Last night’s rain continued this morning in fits and starts, coming and going in fits and starts. The drifting grey clouds hung draped on the mountainsides, and squalls moved slowly across the channel on the lightest of breezes, the heavy drops prickling the surface with an effervescent patter. Solitary harbor seals watched us curiously as we wove around driftwood. The recent full moon has brought us strong flood tides the bathe the lower branches of the trees and lift and float away the fallen wood normally caught on the rocks. Great whirling currents collect the debris, and lines of flotsam stretch in all directions. Fist sized chunks of bark and arm length twigs slide noiselessly along our hull, but the 150 cedar trees with roots and needles still attached are cause for abrupt changes in course.
We pass through thicker bands of debris as we approach the intersection of Otter Channel and Principe Channel. The tides moving past the reefs and shoaling water in these areas cause large gyres and upwelling currents, which collect the logs. These same currents also attract whales, who feed on the smaller creatures which come to feed in these oxygen rich waters. The area of Napean Rock provides us with our first encounter- a group of four or five humpbacks making shallow feeding dives , their white and black flukes waving in greeting as they submerge. For the next hour we see all around us blows, arching backs, and shining flukes.
A more somber mood settles over us a while later as we pass the northern tip of Gil Island, where on a stormy winter night in 2006 the ferry Queen of the North missed a crucial turn as it exited Grenville Channel and went onto the rocks, sinking with the loss of two passengers. The other 99 on board were rescued by brave residents of nearby Hartley Bay, a small First Nations community nearby who responded in their small fishing boats to the stricken ship. On Juan Point where the Queen went aground stand two white crosses, visible through the rain against the dark green forest behind.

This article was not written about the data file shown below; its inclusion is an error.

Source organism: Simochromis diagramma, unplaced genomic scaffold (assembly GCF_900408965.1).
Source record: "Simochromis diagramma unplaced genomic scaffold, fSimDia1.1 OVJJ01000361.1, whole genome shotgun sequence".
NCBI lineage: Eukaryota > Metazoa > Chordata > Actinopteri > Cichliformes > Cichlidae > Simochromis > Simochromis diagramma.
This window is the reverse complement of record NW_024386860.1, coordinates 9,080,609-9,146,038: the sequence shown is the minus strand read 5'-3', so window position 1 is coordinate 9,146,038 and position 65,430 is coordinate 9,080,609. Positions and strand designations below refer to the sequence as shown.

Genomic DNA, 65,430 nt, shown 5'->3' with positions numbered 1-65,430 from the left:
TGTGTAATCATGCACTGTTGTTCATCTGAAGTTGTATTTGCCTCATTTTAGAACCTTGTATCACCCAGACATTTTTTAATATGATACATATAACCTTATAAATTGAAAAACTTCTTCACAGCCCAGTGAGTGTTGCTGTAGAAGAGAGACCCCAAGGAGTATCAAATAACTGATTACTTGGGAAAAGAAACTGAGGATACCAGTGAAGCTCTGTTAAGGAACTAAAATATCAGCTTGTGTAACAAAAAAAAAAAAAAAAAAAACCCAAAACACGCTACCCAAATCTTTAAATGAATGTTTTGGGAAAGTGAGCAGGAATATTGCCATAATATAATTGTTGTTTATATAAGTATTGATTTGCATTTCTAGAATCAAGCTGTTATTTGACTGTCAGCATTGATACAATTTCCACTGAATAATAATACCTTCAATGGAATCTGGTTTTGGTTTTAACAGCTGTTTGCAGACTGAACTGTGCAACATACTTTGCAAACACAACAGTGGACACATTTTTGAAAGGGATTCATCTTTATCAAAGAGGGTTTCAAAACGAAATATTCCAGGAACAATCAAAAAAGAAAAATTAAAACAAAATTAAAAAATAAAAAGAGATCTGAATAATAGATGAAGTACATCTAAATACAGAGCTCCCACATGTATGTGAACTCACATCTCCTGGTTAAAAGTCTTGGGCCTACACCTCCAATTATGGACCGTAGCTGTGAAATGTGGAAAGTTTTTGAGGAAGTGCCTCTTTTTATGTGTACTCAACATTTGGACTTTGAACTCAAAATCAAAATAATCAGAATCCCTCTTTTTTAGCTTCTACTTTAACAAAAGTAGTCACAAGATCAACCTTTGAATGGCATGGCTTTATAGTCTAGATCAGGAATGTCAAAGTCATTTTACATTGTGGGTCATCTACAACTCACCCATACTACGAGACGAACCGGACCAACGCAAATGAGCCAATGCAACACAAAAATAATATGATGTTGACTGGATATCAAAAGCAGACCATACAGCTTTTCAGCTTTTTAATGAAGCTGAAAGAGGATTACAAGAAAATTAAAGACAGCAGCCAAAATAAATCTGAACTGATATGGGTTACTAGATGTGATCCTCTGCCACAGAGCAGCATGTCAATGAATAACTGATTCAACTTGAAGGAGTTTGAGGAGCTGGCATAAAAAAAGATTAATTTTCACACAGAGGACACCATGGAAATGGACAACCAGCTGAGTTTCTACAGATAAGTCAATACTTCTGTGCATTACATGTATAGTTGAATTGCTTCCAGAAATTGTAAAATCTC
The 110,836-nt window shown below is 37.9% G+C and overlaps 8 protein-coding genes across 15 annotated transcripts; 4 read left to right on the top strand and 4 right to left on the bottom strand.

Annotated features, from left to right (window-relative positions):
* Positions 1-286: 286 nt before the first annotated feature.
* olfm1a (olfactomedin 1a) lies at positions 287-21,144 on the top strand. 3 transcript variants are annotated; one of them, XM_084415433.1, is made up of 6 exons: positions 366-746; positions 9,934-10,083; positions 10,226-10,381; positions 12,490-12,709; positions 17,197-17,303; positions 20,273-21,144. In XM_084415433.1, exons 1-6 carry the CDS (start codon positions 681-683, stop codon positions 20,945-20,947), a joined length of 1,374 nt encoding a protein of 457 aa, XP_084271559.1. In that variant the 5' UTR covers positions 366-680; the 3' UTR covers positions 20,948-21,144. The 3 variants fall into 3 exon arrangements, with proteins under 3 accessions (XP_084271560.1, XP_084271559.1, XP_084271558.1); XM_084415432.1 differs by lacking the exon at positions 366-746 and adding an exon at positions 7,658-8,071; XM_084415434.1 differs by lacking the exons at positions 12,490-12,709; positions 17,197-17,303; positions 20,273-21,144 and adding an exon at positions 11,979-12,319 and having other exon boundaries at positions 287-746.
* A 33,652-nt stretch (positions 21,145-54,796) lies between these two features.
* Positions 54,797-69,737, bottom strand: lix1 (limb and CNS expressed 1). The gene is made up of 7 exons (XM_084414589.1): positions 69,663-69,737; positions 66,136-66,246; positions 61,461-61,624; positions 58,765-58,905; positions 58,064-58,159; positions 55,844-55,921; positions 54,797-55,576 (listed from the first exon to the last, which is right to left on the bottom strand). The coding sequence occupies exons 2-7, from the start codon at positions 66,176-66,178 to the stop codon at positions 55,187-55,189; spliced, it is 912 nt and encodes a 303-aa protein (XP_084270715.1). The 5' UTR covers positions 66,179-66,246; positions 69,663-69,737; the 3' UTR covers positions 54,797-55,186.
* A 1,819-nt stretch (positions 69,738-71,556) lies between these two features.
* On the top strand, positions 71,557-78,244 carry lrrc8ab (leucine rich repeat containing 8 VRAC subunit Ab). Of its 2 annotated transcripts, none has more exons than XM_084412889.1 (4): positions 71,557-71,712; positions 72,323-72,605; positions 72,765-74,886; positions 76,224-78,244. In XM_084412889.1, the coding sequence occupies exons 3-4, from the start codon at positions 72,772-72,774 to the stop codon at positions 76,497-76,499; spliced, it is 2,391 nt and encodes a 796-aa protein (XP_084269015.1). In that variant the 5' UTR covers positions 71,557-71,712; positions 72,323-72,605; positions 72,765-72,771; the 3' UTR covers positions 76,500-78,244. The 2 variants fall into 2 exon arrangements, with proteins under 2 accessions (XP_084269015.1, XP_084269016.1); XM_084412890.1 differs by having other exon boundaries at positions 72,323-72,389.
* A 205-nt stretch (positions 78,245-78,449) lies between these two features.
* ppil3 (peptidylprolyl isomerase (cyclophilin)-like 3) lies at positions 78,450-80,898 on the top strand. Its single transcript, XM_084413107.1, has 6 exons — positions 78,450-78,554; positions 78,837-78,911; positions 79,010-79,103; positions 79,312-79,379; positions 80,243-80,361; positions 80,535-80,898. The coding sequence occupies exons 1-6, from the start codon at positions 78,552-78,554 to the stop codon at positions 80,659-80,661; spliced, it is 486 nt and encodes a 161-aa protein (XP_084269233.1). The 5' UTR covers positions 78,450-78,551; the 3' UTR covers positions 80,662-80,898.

Both the rain and the mood lifted further along as we cruised past towering stone walls and tall billowing waterfalls, turning eventually into the confines of Bishop Bay, home to a lovely natural hot spring. The springs have made this a popular place for mariners for hundreds, if not thousands of years, and the stones around the spring are painted and etched with the names of hundreds of vessels and sailors who have made the trip. The ramp to dock washed away last winter in a storm and has yet to be replaced, so we rafted the boats in the south end of the bay and made the trip in the dinghy. The water temperature is perfect, and the rustic boardwalk and incredible view make for a rewarding soak. To compound our relaxing experience the clouds began to break apart, revealing lofty tree shrouded mountaintops. By late afternoon the sun streamed into our cabin windows and warm breezes snaked through the open hatches. It’s hard to beat a hot spring and hot sun at anchor on the Inside Passage!